Monday, June 29, 2015

The Ancient Words We Use Each Day: An Attempt

In order to describe the novel techniques and devices of modernity, it was necessary to employ the terminology of ancient (if not dead) languages. 

Thus, we have the telegraph (a construction from ancient Greek meaning, “writing at a distance”) and telephone (“sound at a distance”) and television (which combines the Greek “tele-” with the Latin, “to see”). 

Because "tele-thea" would sound too awkward...

Indeed, the words “technology” and “engineering” are derived from ancient sources. 

In this, however, there is a puzzle. Most words used for technology are Greek in origin, whereas the ancient language associated with Western Christianity was Latin. 

The latter survived as a father tongue, long after its native speakers had died out, because it was useful to communicate in script between clerics of different mother tongues. 

After it disappeared as the scholarly language, Latin evolved into the language of scientific taxonomy, again to overcome the problem of categorizing different species for researchers speaking different languages. 

Yet, when scientific principles were applied to practical ends, to produce engineered technology, inventors and investors in these novel, automated techniques, turned mainly to Greek, rather than Latin, to provide the nomenclature for them. 

This preference for the Greek over the Latin was witnessed not only the applied arts. The academic fields that developed within the nineteenth century university, such as psychology, sociology, anthropology, and so on, took on Hellenic monikers, instead of the Latin, in spite of the fact that the latter was the language of classification in the biological and chemical sciences (both “biology” and “chemistry” are terms derived from ancient Greek).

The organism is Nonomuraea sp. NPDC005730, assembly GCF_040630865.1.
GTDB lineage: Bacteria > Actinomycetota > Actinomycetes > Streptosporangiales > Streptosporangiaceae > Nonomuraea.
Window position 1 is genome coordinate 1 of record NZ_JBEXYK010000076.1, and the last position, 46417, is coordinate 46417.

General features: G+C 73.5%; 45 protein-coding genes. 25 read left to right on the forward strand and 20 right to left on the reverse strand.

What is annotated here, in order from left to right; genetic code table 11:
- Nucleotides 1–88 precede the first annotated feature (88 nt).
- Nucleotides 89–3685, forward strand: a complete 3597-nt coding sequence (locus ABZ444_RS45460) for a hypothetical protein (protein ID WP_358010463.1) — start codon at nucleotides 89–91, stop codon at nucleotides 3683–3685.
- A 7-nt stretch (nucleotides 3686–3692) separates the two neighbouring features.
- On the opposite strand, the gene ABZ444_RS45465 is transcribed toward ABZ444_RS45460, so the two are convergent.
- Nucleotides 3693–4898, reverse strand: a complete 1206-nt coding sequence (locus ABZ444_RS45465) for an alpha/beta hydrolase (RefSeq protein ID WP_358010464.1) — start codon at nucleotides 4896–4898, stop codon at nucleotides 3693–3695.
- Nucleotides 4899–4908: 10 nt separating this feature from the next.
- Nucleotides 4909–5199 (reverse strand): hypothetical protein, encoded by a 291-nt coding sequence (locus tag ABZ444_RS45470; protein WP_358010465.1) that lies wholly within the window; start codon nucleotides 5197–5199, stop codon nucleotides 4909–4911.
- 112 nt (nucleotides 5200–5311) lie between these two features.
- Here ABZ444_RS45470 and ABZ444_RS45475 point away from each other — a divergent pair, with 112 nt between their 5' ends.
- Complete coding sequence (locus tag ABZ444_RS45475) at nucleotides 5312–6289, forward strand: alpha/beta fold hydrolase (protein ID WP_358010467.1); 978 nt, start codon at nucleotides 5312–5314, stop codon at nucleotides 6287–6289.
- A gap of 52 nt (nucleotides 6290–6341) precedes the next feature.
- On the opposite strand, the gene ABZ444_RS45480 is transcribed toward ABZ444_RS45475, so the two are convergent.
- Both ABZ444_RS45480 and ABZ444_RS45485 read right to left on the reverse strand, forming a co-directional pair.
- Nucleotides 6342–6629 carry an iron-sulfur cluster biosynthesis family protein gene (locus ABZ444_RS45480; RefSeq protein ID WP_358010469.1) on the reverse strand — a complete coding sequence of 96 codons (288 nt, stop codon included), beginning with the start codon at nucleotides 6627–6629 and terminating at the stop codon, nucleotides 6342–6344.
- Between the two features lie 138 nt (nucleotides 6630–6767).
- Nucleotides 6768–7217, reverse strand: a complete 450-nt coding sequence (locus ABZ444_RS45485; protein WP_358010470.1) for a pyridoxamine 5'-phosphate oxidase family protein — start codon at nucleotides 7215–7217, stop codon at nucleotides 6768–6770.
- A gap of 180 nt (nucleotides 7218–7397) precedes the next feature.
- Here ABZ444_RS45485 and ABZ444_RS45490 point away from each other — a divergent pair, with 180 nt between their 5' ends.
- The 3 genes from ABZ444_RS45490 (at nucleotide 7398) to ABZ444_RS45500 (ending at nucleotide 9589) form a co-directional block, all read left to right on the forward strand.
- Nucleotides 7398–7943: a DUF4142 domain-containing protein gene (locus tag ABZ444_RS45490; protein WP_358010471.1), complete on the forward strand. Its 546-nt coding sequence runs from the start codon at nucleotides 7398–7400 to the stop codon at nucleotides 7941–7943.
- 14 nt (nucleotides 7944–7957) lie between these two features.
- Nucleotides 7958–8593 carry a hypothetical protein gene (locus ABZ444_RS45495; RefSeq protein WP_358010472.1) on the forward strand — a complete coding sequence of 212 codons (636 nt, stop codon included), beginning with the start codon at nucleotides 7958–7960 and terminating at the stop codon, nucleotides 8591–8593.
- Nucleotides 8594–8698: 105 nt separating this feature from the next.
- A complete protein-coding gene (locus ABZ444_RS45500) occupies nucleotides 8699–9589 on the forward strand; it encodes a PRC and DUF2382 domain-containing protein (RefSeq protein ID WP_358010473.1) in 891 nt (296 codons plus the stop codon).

Too dry: a sample of ancient Greek script.
(c) Asafta |

This is probably the result of the revival of classical Hellenism as the university grew during the nineteenth century. In their battle against the ecclesiastical masters of the medieval university, the classicists preferred the old Greek language over the Latin, as a tongue untainted by Christian influences. 

In spite of the fact that the New Testament was written in Greek, western European scholars were far enough removed from Eastern Orthodoxy, such that their view of the language remained not jaundiced by clerical influences. 

Although classical Greek never became, for the nineteenth-century university don, the language of international scholarly intercourse that Latin served during the Middle Ages, it did obviously exerted its influence upon the academic specialties that grew (paradoxically) under their influence. Even religious teachings became specialized as “theology” (another ancient Greek term).

No comments:

Post a Comment